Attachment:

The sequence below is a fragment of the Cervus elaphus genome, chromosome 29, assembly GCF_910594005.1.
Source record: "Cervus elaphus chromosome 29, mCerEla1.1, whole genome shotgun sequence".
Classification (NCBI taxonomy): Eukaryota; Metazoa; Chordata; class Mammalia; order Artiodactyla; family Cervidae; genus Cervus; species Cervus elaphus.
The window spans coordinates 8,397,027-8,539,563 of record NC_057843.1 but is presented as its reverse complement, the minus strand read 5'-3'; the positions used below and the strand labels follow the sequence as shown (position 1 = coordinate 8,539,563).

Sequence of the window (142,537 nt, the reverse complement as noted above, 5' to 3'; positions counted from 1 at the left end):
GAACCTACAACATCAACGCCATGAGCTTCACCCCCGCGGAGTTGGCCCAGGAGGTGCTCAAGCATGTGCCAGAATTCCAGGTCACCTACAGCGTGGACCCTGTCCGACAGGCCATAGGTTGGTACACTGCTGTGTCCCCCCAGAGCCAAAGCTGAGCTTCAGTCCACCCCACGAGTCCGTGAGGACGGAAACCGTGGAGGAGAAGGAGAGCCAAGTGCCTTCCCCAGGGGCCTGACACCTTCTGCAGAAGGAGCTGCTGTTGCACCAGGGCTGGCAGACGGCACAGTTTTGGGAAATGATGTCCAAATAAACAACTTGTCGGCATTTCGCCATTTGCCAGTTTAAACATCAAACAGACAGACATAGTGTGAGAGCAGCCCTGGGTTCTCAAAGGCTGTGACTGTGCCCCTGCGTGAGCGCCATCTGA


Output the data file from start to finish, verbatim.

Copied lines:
The sequence below is a fragment of the Cervus elaphus genome, chromosome 29, assembly GCF_910594005.1.
Source record: "Cervus elaphus chromosome 29, mCerEla1.1, whole genome shotgun sequence".
Classification (NCBI taxonomy): Eukaryota; Metazoa; Chordata; class Mammalia; order Artiodactyla; family Cervidae; genus Cervus; species Cervus elaphus.
The window spans coordinates 8,397,027-8,539,563 of record NC_057843.1 but is presented as its reverse complement, the minus strand read 5'-3'; the positions used below and the strand labels follow the sequence as shown (position 1 = coordinate 8,539,563).

Sequence of the window (142,537 nt, the reverse complement as noted above, 5' to 3'; positions counted from 1 at the left end):
GAACCTACAACATCAACGCCATGAGCTTCACCCCCGCGGAGTTGGCCCAGGAGGTGCTCAAGCATGTGCCAGAATTCCAGGTCACCTACAGCGTGGACCCTGTCCGACAGGCCATAGGTTGGTACACTGCTGTGTCCCCCCAGAGCCAAAGCTGAGCTTCAGTCCACCCCACGAGTCCGTGAGGACGGAAACCGTGGAGGAGAAGGAGAGCCAAGTGCCTTCCCCAGGGGCCTGACACCTTCTGCAGAAGGAGCTGCTGTTGCACCAGGGCTGGCAGACGGCACAGTTTTGGGAAATGATGTCCAAATAAACAACTTGTCGGCATTTCGCCATTTGCCAGTTTAAACATCAAACAGACAGACATAGTGTGAGAGCAGCCCTGGGTTCTCAAAGGCTGTGACTGTGCCCCTGCGTGAGCGCCATCTGA